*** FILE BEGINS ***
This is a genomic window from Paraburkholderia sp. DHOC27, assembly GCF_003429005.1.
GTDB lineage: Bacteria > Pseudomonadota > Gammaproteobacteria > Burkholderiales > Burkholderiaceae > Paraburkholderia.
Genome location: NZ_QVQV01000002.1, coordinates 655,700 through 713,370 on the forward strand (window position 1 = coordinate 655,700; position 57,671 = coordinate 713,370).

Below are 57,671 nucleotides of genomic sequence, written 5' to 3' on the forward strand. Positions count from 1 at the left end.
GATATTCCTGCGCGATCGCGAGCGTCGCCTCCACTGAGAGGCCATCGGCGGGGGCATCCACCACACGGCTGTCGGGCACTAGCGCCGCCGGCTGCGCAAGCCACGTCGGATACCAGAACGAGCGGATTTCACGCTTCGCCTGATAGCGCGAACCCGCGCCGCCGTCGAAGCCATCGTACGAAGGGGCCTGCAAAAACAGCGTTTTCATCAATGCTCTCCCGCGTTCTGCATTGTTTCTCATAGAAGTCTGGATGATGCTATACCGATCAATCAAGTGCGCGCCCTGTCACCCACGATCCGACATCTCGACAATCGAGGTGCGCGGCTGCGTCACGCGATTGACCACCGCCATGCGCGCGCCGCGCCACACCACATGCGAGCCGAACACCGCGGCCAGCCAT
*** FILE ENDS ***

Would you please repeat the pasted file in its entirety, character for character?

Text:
This is a genomic window from Paraburkholderia sp. DHOC27, assembly GCF_003429005.1.
GTDB lineage: Bacteria > Pseudomonadota > Gammaproteobacteria > Burkholderiales > Burkholderiaceae > Paraburkholderia.
Genome location: NZ_QVQV01000002.1, coordinates 655,700 through 713,370 on the forward strand (window position 1 = coordinate 655,700; position 57,671 = coordinate 713,370).

Below are 57,671 nucleotides of genomic sequence, written 5' to 3' on the forward strand. Positions count from 1 at the left end.
GATATTCCTGCGCGATCGCGAGCGTCGCCTCCACTGAGAGGCCATCGGCGGGGGCATCCACCACACGGCTGTCGGGCACTAGCGCCGCCGGCTGCGCAAGCCACGTCGGATACCAGAACGAGCGGATTTCACGCTTCGCCTGATAGCGCGAACCCGCGCCGCCGTCGAAGCCATCGTACGAAGGGGCCTGCAAAAACAGCGTTTTCATCAATGCTCTCCCGCGTTCTGCATTGTTTCTCATAGAAGTCTGGATGATGCTATACCGATCAATCAAGTGCGCGCCCTGTCACCCACGATCCGACATCTCGACAATCGAGGTGCGCGGCTGCGTCACGCGATTGACCACCGCCATGCGCGCGCCGCGCCACACCACATGCGAGCCGAACACCGCGGCCAGCCAT